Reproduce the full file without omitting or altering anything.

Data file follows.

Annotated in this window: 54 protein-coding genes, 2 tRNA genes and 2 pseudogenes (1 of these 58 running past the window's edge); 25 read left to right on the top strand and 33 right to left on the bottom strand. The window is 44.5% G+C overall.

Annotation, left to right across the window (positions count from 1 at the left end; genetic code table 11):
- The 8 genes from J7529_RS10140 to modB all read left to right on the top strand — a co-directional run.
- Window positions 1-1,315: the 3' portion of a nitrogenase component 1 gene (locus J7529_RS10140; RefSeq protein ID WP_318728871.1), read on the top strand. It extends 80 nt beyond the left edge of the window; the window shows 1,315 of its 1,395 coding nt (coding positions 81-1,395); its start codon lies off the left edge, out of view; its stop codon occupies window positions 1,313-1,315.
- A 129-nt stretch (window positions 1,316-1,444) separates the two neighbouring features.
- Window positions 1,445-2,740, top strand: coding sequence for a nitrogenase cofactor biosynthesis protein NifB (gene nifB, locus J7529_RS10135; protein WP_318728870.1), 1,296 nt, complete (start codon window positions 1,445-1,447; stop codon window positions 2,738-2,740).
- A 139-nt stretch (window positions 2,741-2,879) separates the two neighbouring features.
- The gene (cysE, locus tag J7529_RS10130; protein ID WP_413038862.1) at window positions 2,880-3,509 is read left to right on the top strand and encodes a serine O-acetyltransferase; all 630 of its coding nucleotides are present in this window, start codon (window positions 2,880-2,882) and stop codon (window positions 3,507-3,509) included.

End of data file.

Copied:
Annotated in this window: 54 protein-coding genes, 2 tRNA genes and 2 pseudogenes (1 of these 58 running past the window's edge); 25 read left to right on the top strand and 33 right to left on the bottom strand. The window is 44.5% G+C overall.

Annotation, left to right across the window (positions count from 1 at the left end; genetic code table 11):
- The 8 genes from J7529_RS10140 to modB all read left to right on the top strand — a co-directional run.
- Window positions 1-1,315: the 3' portion of a nitrogenase component 1 gene (locus J7529_RS10140; RefSeq protein ID WP_318728871.1), read on the top strand. It extends 80 nt beyond the left edge of the window; the window shows 1,315 of its 1,395 coding nt (coding positions 81-1,395); its start codon lies off the left edge, out of view; its stop codon occupies window positions 1,313-1,315.
- A 129-nt stretch (window positions 1,316-1,444) separates the two neighbouring features.
- Window positions 1,445-2,740, top strand: coding sequence for a nitrogenase cofactor biosynthesis protein NifB (gene nifB, locus J7529_RS10135; protein WP_318728870.1), 1,296 nt, complete (start codon window positions 1,445-1,447; stop codon window positions 2,738-2,740).
- A 139-nt stretch (window positions 2,741-2,879) separates the two neighbouring features.
- The gene (cysE, locus tag J7529_RS10130; protein ID WP_413038862.1) at window positions 2,880-3,509 is read left to right on the top strand and encodes a serine O-acetyltransferase; all 630 of its coding nucleotides are present in this window, start codon (window positions 2,880-2,882) and stop codon (window positions 3,507-3,509) included.